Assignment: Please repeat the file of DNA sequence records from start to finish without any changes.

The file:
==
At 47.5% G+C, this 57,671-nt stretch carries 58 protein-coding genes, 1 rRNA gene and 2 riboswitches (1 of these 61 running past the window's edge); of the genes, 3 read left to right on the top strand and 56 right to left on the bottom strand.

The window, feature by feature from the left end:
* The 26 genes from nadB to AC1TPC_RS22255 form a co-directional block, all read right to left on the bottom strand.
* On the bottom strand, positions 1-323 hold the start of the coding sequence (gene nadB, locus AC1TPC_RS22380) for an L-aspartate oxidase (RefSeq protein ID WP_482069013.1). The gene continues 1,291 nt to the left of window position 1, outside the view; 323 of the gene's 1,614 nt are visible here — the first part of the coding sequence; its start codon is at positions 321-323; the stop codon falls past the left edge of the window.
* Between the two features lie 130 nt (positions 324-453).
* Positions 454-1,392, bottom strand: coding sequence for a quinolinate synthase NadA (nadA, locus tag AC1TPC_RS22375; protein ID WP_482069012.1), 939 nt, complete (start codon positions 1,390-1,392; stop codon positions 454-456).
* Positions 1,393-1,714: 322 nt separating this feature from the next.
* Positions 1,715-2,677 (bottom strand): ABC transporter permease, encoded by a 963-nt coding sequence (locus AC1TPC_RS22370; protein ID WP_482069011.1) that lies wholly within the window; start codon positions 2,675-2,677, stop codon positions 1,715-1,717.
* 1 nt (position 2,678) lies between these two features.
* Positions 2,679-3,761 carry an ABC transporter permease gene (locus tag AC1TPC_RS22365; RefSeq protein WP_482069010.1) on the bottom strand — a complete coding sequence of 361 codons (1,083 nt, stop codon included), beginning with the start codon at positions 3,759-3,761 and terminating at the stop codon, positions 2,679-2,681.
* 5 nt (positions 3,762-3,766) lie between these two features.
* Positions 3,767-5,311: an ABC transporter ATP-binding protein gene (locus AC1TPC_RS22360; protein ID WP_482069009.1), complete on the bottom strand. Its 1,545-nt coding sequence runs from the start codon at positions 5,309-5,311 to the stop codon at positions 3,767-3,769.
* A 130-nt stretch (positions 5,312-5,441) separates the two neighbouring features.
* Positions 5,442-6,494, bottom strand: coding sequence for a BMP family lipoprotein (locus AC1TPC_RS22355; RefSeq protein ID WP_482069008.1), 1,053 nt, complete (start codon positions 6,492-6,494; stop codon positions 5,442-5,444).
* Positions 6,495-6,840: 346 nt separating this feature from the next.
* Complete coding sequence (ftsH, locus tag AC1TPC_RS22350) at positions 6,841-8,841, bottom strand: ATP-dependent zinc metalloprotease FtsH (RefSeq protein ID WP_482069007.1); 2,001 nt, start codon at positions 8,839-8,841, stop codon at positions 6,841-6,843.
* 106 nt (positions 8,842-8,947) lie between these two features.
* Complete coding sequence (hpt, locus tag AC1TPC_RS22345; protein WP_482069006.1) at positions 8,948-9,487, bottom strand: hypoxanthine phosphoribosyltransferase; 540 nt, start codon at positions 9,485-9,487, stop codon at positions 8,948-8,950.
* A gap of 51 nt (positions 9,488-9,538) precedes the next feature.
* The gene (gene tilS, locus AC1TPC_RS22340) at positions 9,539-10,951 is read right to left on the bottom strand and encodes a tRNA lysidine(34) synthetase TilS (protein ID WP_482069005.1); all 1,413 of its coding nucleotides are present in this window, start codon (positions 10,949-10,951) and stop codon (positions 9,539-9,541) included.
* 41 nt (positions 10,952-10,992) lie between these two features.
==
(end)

At 47.5% G+C, this 57,671-nt stretch carries 58 protein-coding genes, 1 rRNA gene and 2 riboswitches (1 of these 61 running past the window's edge); of the genes, 3 read left to right on the top strand and 56 right to left on the bottom strand.

The window, feature by feature from the left end:
* The 26 genes from nadB to AC1TPC_RS22255 form a co-directional block, all read right to left on the bottom strand.
* On the bottom strand, positions 1-323 hold the start of the coding sequence (gene nadB, locus AC1TPC_RS22380) for an L-aspartate oxidase (RefSeq protein ID WP_482069013.1). The gene continues 1,291 nt to the left of window position 1, outside the view; 323 of the gene's 1,614 nt are visible here — the first part of the coding sequence; its start codon is at positions 321-323; the stop codon falls past the left edge of the window.
* Between the two features lie 130 nt (positions 324-453).
* Positions 454-1,392, bottom strand: coding sequence for a quinolinate synthase NadA (nadA, locus tag AC1TPC_RS22375; protein ID WP_482069012.1), 939 nt, complete (start codon positions 1,390-1,392; stop codon positions 454-456).
* Positions 1,393-1,714: 322 nt separating this feature from the next.
* Positions 1,715-2,677 (bottom strand): ABC transporter permease, encoded by a 963-nt coding sequence (locus AC1TPC_RS22370; protein ID WP_482069011.1) that lies wholly within the window; start codon positions 2,675-2,677, stop codon positions 1,715-1,717.
* 1 nt (position 2,678) lies between these two features.
* Positions 2,679-3,761 carry an ABC transporter permease gene (locus tag AC1TPC_RS22365; RefSeq protein WP_482069010.1) on the bottom strand — a complete coding sequence of 361 codons (1,083 nt, stop codon included), beginning with the start codon at positions 3,759-3,761 and terminating at the stop codon, positions 2,679-2,681.
* 5 nt (positions 3,762-3,766) lie between these two features.
* Positions 3,767-5,311: an ABC transporter ATP-binding protein gene (locus AC1TPC_RS22360; protein ID WP_482069009.1), complete on the bottom strand. Its 1,545-nt coding sequence runs from the start codon at positions 5,309-5,311 to the stop codon at positions 3,767-3,769.
* A 130-nt stretch (positions 5,312-5,441) separates the two neighbouring features.
* Positions 5,442-6,494, bottom strand: coding sequence for a BMP family lipoprotein (locus AC1TPC_RS22355; RefSeq protein ID WP_482069008.1), 1,053 nt, complete (start codon positions 6,492-6,494; stop codon positions 5,442-5,444).
* Positions 6,495-6,840: 346 nt separating this feature from the next.
* Complete coding sequence (ftsH, locus tag AC1TPC_RS22350) at positions 6,841-8,841, bottom strand: ATP-dependent zinc metalloprotease FtsH (RefSeq protein ID WP_482069007.1); 2,001 nt, start codon at positions 8,839-8,841, stop codon at positions 6,841-6,843.
* 106 nt (positions 8,842-8,947) lie between these two features.
* Complete coding sequence (hpt, locus tag AC1TPC_RS22345; protein WP_482069006.1) at positions 8,948-9,487, bottom strand: hypoxanthine phosphoribosyltransferase; 540 nt, start codon at positions 9,485-9,487, stop codon at positions 8,948-8,950.
* A gap of 51 nt (positions 9,488-9,538) precedes the next feature.
* The gene (gene tilS, locus AC1TPC_RS22340) at positions 9,539-10,951 is read right to left on the bottom strand and encodes a tRNA lysidine(34) synthetase TilS (protein ID WP_482069005.1); all 1,413 of its coding nucleotides are present in this window, start codon (positions 10,949-10,951) and stop codon (positions 9,539-9,541) included.
* 41 nt (positions 10,952-10,992) lie between these two features.